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Eight Energies of Tai Chi Chuan
Each of the eight forms of energy (or power) has a traditional name (given below) and is associated with an element such as Earth, Air, Fire or Water (which, to the imaginative, it resembles). On a practical level, each corresponds to a movement in the first part of the moving form and to a technique used in combat or in the sparring game called push-hands. These are techniques for meeting and defeating (or at least deflecting) an opposing force.
Each form of energy is defined as a combinaton of Yin and Yang: yielding or resisting, first on contact with an attacking force, then at the center, and then at the end, or release. The yin-yang nature of each form of energy is represented by three straight (yang) or broken (yin) lines.
In general, Yin is the defensive weapon of the smaller and weaker of two opponents. It is axiomatic in Tai Chi that a small, weak opponent may defeat a bigger, stronger attacker by yielding (and using the attacker's size and weight against him).
Ward Off, called Pong (or Peng), is Yang Yang Yang, all hard opposing energy. Ward off meets the attacking force with unyielding resistence, uses outward opposing force, and holds its ground. It is a straightforward exertion of strength, and its element is Sky. video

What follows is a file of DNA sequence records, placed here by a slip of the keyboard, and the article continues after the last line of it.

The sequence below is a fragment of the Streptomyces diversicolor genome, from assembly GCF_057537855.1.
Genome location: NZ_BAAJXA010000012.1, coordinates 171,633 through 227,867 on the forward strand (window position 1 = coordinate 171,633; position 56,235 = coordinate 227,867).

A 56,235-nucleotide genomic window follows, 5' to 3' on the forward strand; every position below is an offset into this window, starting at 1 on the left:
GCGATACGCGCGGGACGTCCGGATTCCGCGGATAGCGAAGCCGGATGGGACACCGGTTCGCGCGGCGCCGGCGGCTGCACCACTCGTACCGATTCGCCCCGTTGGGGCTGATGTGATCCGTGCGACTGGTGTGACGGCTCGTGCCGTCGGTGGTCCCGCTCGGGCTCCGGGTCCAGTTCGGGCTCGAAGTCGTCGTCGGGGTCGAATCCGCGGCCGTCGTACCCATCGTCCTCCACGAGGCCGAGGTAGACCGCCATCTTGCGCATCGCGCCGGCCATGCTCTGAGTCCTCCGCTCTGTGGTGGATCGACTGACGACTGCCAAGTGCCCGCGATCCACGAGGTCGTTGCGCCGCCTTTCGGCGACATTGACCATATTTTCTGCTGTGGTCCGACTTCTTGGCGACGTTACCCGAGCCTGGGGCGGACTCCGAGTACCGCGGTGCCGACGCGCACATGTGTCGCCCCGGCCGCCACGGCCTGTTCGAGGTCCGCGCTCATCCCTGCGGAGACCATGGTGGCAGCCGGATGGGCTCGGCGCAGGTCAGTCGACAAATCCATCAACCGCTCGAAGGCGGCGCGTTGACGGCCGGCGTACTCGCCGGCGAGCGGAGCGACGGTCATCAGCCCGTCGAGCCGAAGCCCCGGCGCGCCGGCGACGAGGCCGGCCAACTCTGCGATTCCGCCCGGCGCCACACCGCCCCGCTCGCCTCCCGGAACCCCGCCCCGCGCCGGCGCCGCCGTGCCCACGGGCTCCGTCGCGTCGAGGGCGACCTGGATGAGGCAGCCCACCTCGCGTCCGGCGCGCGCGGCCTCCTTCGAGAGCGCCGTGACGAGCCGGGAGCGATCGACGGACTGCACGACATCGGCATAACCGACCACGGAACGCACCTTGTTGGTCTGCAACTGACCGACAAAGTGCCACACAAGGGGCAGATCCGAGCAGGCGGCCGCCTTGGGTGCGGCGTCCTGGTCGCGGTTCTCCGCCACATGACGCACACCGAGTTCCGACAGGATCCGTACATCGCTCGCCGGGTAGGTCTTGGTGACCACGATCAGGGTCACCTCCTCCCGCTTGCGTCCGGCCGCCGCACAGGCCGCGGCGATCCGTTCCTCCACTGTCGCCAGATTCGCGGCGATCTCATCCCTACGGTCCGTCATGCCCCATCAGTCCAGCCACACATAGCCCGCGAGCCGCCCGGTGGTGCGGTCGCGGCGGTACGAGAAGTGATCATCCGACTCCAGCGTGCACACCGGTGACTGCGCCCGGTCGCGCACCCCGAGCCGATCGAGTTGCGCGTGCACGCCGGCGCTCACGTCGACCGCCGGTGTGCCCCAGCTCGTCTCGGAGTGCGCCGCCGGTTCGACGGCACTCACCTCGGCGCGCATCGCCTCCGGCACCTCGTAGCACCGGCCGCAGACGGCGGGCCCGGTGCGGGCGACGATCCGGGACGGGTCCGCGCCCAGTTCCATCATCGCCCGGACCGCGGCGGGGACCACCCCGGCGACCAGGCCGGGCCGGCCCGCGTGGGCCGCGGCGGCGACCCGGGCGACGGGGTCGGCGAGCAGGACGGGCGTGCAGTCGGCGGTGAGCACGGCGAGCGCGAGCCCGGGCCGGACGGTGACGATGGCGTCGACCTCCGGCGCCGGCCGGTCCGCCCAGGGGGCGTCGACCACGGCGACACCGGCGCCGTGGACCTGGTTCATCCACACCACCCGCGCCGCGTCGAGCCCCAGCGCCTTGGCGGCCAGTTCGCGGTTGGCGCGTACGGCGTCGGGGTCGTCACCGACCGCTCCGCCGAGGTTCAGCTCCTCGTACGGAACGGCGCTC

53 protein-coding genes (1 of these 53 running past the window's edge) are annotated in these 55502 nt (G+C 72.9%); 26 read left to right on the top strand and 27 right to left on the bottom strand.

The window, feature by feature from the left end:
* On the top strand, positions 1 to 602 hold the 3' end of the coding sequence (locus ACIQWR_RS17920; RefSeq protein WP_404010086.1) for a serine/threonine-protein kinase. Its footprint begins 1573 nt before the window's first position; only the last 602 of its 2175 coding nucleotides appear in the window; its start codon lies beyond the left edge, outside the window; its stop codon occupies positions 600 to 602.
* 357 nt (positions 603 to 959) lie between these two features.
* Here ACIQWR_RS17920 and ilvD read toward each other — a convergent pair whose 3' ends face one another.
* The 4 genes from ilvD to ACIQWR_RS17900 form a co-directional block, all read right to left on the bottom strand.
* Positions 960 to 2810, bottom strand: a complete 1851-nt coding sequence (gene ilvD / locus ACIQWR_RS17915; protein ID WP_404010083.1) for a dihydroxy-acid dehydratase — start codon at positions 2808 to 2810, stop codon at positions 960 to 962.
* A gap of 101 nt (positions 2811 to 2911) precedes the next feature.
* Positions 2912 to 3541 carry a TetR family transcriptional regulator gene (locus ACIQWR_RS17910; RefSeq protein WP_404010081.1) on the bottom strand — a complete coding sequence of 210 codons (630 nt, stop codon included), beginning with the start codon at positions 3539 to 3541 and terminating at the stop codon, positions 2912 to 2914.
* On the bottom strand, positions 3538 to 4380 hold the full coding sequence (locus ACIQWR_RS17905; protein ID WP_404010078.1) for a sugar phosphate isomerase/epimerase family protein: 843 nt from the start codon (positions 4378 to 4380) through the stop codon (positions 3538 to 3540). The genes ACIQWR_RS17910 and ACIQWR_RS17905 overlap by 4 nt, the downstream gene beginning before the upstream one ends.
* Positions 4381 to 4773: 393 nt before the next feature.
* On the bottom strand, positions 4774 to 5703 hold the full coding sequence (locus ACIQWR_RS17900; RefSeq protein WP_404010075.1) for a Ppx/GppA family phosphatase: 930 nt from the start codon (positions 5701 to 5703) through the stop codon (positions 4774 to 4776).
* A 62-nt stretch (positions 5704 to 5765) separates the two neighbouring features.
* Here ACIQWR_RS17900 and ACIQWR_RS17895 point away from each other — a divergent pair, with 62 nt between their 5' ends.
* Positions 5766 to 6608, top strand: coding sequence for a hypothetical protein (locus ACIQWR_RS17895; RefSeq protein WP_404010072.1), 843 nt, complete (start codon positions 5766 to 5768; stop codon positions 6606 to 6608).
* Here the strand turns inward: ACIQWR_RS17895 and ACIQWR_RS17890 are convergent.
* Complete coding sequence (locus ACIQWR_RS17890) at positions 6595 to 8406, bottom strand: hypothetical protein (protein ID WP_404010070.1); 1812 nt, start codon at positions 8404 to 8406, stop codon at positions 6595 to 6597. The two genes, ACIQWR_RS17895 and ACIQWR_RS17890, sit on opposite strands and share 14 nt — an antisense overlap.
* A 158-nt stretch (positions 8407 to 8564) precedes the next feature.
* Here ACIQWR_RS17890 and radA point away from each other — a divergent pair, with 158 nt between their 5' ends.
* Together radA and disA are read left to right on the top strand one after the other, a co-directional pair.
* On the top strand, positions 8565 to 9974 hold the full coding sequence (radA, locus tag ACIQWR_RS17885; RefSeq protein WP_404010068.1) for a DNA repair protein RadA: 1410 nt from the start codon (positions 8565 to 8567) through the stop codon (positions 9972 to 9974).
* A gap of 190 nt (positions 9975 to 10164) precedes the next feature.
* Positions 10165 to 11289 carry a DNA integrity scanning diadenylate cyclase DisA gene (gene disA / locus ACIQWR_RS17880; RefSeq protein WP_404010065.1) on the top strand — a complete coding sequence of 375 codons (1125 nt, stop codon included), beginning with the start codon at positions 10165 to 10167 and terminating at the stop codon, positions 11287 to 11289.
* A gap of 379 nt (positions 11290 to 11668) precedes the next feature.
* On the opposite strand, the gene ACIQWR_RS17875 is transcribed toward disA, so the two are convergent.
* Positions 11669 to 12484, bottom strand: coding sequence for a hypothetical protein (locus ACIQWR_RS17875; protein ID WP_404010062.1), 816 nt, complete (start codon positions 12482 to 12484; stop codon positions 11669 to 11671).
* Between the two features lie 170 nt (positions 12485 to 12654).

Pull Back, called Lu, is Yin Yin Yin, all yielding, soft energy. Pull back gives and turns away from an attacking force, allowing it to pass by (and maybe giving it a little yank to keep it going). The corresponding element is Earth.
Press, called Chi (or Ji), is Yin Yang Yin, first soft. then hard, than soft. Press rebounds with hands connected, to bounce back the attacking force. This is the energy associated with water, which is soft on the surface but a very powerful force in its center.
Push, called An, is Yang Yin Yang. In push-hands, you meet a push with resistance, then yield momentarily before surprising with a strong push.
Pull Down, called Tsai (or kai) or grabbing energy, is Yang Yang Yin, corresponding to wind. The opponent is pulled strongly straight down. This works best when pulling on the side of the back leg, twisting the hips. It is not a measure to use by halves: use it with intntion of bringing an opponent down.
Splitting energy is called Lie or Lieh, and it corresponds to thunder and is represented by Yin Yin Yang. First yield and turn away from a pushing opponent, the trap the arm. Pull with one hand while pushing with the other. When the lie is executed properly, the opponent should spin off.
Elbowing energy is called zhou, corrsponds to a Lake, and is represented by Yin Yang Yang. One first yields, folding the elbow. In combat, one can then strike with elbow; in push-hands, elbowing is used to crowd and wrap up.
Shouldering is Kao, the Mountain, represented by Yang Yin Yin. You can strike with shoulder, but then one is rooted and very heavy, visualizing a mountain, to become immovable.
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